I believe that I bring project knowledge in terms of internationalization, as well as both a knowledge and willingness to help develop operational efficiencies. This is essential, as Gas Natural Fenosa is continuously focused on efficiencies, exploring ways to improve the way things are done. Essentially, I am committed to making sure that Gas Natural Fenosa becomes the best gas company within all of Europe.

You mentioned that one of your areas of expertise is internationalization. What trends have you seen in this regard with Spanish companies, and how do you assess their capabilities internationally?

There has truly been a spectacular transformation in this regard here in Spain! If you look back 20 years, many things have changed, but what is especially striking is the high degree to which Spanish firms have internationalized. It is important to remember that Spain was a country that was historically not oriented towards exports, yet, right now, Spanish exports represent 33 percent of our GDP. Over a period of 10 years, exports rose from 23 to 33 percent of GDP, a very substantial increase. Many Spanish companies, such as Repsol, began some time ago to invest outside of Spain, and engineering firms were extremely intelligent in following some of these investments abroad. These actions have allowed them to grow their base of customers in a global manner.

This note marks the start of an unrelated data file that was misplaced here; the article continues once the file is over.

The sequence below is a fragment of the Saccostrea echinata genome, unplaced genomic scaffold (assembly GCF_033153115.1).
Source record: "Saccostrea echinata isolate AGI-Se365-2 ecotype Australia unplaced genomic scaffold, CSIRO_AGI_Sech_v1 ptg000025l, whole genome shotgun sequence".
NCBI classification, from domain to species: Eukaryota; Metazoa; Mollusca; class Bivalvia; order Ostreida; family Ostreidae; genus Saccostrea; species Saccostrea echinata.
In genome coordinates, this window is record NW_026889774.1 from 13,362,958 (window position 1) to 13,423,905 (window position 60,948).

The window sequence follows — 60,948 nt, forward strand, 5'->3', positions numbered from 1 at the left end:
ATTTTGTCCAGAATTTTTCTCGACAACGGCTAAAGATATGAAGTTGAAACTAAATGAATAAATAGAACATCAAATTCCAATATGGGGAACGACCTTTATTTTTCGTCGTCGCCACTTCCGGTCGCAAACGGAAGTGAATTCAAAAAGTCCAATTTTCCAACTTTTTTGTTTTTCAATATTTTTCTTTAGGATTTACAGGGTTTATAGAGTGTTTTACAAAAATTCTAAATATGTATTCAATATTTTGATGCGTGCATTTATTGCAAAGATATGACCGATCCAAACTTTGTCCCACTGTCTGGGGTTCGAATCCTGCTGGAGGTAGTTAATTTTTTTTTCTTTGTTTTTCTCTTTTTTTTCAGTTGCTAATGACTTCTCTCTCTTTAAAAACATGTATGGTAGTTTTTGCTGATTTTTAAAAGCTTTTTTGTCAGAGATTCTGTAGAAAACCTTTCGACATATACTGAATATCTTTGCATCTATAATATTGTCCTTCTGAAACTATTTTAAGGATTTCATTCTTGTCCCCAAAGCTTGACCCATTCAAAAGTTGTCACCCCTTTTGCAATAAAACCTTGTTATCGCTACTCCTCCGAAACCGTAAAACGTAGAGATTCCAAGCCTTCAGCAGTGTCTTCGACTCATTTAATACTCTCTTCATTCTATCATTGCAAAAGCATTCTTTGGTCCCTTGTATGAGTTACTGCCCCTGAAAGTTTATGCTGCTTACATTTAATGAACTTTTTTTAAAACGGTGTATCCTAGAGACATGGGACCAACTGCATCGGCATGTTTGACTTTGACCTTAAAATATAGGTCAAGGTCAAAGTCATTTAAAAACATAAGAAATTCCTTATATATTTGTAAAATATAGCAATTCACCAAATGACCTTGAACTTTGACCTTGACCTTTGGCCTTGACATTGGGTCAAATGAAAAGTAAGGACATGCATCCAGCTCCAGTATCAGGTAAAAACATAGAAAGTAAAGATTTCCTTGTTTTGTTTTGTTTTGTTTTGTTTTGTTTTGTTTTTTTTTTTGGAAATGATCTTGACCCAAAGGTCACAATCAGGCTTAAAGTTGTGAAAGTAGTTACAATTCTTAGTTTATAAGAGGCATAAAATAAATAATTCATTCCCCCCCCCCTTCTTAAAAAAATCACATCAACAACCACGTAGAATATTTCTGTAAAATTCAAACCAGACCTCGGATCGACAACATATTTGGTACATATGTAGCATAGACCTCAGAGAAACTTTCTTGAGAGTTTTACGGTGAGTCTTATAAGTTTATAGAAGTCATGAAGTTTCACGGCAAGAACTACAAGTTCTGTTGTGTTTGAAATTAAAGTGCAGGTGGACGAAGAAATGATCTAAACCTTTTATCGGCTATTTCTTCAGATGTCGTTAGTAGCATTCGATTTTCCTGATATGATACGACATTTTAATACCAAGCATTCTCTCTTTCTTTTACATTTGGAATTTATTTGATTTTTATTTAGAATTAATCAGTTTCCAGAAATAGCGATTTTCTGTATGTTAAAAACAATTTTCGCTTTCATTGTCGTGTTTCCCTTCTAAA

We have an extremely good Spanish engineering sector, with many companies having more than 60 to 70 percent of their total income coming from abroad. Additionally, they are – in many aspects – not simply engineering companies, but construction companies as well, working on projects in a multitude of sectors: energy of course but also transportation, building, civil works and more. Furthermore, Spain has developed a strong reputation in the field of professional services (legal, consultancy…) over the past 15 years.

Spain has talent and excellent human resources, and companies have realized this. This is especially evident in the engineering and construction sector, as Spain ranks within the top two globally with concessions, whether that be highways, water plants or other sectors.

What is your assessment on the levels of international experience that Spanish business leaders have, and what qualities do you believe that they can offer the international business community?